Begonia Care



A Complete Guide to Begonia Care

Begonias are very popular plants because begonia care is so easy. Another endearing quality is the fact that they can grow equally well either outside or inside. There are basically only two types of begonias that are grown at home. These are tuberous begonias or wax begonias.

Typically, wax begonias are used as bedding plants. They are grown outside as annuals, particularly in locations where there are cold winters. If you live in a warm state, such as Texas or California, you can grow wax begonias year-round. For the most part, wax begonias have flowers that are single or double-sided, but these can vary in size, with many newer hybrids having flowers that are three inches in diameter.

Begonias are not a fragile plant so begonia care is not complicated. They like to have soil that is well-drained, so starting out by preparing your bed with peat moss and a mix of sand and soil will work well. They like to be in the sun but not too much sun. That means if you live in an extremely warm or dry location, you will want to plant your begonias where they will be shaded at the hottest part of the day.

Never plant a begonia if there is still any chance of frost. Wait until later in the spring, when you are sure overnight freezes are well past. The day that you plant your begonias, be sure to give them a thorough watering. But, after that, they will only need to be watered whenever they feel dry to the touch. Begonias do not like too much water so it is okay to stick your finger in the soil to make sure it is really dry.

Begonia care is really not hard at all. You may want to fertilize occasionally but there are no strict requirements that you do so. Any balanced fertilizer will work nicely. Once the begonias start to bloom you are in for a real treat, because they will not stop blooming until it frosts in the fall.  If you live in a cold area, you may want to grow wax begonias in pots so you can bring them in when it gets cold. They will thrive in pots as well. Just make sure that your pots have drainage holes so that even in a pot, they have well-drained soil.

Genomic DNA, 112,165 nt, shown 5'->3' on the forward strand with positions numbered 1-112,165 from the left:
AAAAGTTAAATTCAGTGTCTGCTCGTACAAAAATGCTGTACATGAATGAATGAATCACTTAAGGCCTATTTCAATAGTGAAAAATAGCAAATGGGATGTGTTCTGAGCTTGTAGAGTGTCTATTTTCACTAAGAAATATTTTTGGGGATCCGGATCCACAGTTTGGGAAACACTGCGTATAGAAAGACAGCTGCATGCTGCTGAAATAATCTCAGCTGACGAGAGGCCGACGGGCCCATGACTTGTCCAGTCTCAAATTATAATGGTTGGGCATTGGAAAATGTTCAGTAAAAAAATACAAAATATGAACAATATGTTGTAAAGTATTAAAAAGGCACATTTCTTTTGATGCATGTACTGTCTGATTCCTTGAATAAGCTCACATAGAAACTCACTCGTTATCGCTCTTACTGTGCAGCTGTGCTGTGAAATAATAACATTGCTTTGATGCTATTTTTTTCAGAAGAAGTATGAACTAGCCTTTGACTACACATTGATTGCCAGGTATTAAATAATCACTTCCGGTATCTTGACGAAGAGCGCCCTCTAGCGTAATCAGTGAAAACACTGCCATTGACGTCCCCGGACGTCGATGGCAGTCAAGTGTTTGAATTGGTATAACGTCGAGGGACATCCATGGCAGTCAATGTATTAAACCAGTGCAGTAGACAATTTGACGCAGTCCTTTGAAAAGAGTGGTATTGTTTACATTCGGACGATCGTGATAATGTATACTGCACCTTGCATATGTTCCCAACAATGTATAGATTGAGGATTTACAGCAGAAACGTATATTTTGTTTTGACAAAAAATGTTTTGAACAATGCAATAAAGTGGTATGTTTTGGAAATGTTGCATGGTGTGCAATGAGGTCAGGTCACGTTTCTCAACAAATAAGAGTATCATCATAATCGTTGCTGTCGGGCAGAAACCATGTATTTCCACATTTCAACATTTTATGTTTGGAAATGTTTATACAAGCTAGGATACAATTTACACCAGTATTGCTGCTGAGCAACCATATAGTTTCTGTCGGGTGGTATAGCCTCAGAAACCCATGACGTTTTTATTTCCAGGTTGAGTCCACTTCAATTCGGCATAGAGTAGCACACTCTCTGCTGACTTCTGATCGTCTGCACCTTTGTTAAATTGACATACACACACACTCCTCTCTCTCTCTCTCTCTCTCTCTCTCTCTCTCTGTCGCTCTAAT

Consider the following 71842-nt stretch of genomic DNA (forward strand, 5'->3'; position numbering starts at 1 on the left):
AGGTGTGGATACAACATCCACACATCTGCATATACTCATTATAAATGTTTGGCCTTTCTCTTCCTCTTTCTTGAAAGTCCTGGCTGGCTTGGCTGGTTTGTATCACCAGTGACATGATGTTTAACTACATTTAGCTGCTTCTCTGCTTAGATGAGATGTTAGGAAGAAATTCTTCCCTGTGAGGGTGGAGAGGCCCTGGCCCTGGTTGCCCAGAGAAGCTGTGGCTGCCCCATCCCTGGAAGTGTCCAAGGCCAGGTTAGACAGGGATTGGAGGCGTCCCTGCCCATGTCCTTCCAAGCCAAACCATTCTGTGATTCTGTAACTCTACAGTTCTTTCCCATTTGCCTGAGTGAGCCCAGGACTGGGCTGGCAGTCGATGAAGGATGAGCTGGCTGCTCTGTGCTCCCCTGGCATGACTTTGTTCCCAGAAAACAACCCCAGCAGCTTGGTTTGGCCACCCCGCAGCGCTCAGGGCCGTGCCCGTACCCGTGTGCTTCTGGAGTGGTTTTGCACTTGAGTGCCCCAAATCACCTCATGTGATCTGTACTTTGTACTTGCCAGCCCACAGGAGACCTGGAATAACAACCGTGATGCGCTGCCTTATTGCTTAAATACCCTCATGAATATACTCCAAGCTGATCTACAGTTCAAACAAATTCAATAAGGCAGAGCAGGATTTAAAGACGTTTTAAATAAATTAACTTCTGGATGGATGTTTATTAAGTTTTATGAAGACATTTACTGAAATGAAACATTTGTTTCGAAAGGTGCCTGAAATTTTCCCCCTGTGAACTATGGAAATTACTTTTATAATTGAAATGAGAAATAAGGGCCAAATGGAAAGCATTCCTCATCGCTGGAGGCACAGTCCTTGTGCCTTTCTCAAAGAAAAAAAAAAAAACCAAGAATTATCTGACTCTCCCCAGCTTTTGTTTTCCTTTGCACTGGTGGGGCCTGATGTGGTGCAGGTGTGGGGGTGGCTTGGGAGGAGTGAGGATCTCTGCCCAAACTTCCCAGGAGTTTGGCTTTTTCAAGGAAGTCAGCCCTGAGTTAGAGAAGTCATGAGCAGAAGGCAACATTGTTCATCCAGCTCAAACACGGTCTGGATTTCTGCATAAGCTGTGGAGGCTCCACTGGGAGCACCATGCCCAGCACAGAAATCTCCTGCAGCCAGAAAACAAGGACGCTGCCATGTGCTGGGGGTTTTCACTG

The second type of begonias are tuberous begonias. As you might expect, these are grown from tubers. If you live in a cold area you can start them inside in the spring and replant them outside when all danger of frost is past. You can begin growing them in flats or in pots. Do not use any fertilizer, not even compost or manure, until you transplant them outside. Place your begonia tubers in the soil, hollow side upwards. The top should be just about level with the ground or dirt surface.

After the first shoots emerge, you should give the plants a little water. Once your begonias are around five inches high, it is time to plant them outdoors. Begonia care should include mixing some compost into the soil and mulching. Mulching will help keep moisture in the soil. If you begin your plants inside, they will bloom earlier than those that were planted directly into the ground. You are likely to have flowers from June and July into the fall, depending on where you are located.

Begonia tubers cannot remain in the soil over the winter in very cold climates. Wait until after a killing frost, and then dig up the tubers. Shake off any excess dirt and let them dry in a warm spot for several days. Cut off any bad spots. Then, carefully pull the roots, stems and leaves off the tuber. Wrap each tuber in a brown paper bag or wrapper and put them in a cool, dry place for the winter. If you garden in a warm climate, you can leave the tubers in the ground all winter.